Independent Woman

Tuesday 16 September 2014

Louise O'Reilly: As a plus size model, I am lost for words at La Perla's skeletal mannequins

Louise O'Reilly

Published 14/05/2014 | 16:06

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Picture: Michael Rudoy/Twitter
Picture: Michael Rudoy/Twitter

Mannequins have certainly become a platform for regular controversy- from the introduction of size 16 mannequins in Debenhams and H&M, to the upset caused by ultra thin figures in American J.C. Penney stores.

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Yesterday when the image of La Perla’s mannequin came to my attention I was lost for words. I found it hard to believe that one of the world’s biggest lingerie brands found it acceptable to have a mannequin produced showing a highly defined and protruding rib cage.

My definition of beauty is broad and I am all for diversity in fashion. I believe that every woman is naturally a different shape and size and it would be unnatural for us all to conform to the same body type. I do not believe that women should be considered any less beautiful whether they are a size 6 or a size 24.

We are all equals. However, when advertising comes into the equation, communication becomes displaced. By utilizing mannequins in just one kind of size or shape, other body types are singled out or under represented in society.

Some women naturally have a wide rib cage; I take that point on board. But La Perla did not produce a series of various ‘life like’ mannequins to represent women of different proportions. They picked one size of mannequin, with skeletal like qualities and placed them in their stores.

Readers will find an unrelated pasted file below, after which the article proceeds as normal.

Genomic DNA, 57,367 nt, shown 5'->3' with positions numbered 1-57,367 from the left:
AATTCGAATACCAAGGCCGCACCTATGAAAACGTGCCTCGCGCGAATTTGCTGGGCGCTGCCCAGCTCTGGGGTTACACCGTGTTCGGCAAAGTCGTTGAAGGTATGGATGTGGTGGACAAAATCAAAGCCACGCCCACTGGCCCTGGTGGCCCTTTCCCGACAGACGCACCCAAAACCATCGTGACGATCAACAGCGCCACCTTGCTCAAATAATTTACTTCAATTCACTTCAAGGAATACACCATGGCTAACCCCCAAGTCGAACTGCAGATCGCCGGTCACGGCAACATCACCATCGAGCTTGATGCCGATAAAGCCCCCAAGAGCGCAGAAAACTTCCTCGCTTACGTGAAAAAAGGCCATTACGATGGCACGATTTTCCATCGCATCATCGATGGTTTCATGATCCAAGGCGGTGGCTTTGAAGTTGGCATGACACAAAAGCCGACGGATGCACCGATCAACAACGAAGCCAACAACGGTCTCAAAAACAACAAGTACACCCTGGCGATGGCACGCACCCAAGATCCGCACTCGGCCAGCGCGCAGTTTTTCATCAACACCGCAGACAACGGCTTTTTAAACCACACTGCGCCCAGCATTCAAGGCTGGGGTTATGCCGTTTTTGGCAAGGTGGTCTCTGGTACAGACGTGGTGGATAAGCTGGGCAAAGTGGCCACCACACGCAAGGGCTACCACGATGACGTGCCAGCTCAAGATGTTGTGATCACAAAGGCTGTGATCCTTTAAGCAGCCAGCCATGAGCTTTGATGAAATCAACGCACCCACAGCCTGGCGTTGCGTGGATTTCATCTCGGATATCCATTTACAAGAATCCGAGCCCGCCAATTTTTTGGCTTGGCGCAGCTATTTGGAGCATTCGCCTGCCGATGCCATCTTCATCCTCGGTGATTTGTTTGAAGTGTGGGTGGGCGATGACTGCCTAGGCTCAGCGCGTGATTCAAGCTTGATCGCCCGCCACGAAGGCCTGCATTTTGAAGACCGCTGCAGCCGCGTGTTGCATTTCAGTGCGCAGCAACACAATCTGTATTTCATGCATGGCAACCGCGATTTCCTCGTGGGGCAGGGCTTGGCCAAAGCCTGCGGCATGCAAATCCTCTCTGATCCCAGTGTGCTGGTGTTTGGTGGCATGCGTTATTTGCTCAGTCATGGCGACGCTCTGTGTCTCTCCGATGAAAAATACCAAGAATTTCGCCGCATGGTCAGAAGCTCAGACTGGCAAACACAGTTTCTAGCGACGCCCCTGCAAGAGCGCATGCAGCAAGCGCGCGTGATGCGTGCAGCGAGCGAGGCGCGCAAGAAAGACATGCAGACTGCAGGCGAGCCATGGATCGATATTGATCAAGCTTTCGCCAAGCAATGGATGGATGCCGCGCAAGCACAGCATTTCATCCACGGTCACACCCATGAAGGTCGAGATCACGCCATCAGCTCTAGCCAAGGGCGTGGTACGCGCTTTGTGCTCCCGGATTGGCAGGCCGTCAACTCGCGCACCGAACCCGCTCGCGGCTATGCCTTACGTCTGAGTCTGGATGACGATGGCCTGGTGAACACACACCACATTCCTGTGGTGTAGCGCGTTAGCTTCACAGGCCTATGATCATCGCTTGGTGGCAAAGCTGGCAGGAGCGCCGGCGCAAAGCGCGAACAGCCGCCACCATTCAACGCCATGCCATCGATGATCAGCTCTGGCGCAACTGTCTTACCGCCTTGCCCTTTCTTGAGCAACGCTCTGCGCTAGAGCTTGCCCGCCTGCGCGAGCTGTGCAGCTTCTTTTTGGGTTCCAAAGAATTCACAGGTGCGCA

Showing a dummy figure of this nature immediately brings the issue of body image directly into the spotlight for all the wrong reasons. My biggest question and concern is how the Directors of La Perla, those with authority could think this body image would be appealing and healthy for their customers.

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In recent years, size zero models have been banned from walking in fashion shows in Milan, London and Madrid, as the consistent imagery of underweight females was resulting in damaging ideals for women.

In 2009, Gap was criticized for the use of its incredibly thin figures which were later removed but for younger girls the mannequin images became and outlet for ‘Thinspiration’ encouragement; A group of individuals who choose anorexia nervosa as a lifestyle choice. 

Twice a year, designers showcase their collections to millions of viewers in person and online. However thousands of people walk past mannequins in various shops and department stores all over the world every single day. Should there be a new standard of mannequins brought to the forum, one which represents an array of female body types while promoting a healthy body image?

As I write this, my inbox continues to fill with emails from my readers, from those who have suffered eating disorders to those who just don’t feel good enough in the eyes of society.

This is about more than just a mannequin; it is about respect towards women and individual’s identity around the world.”

Louise runs the award winning style blog: Style Me Curvy.

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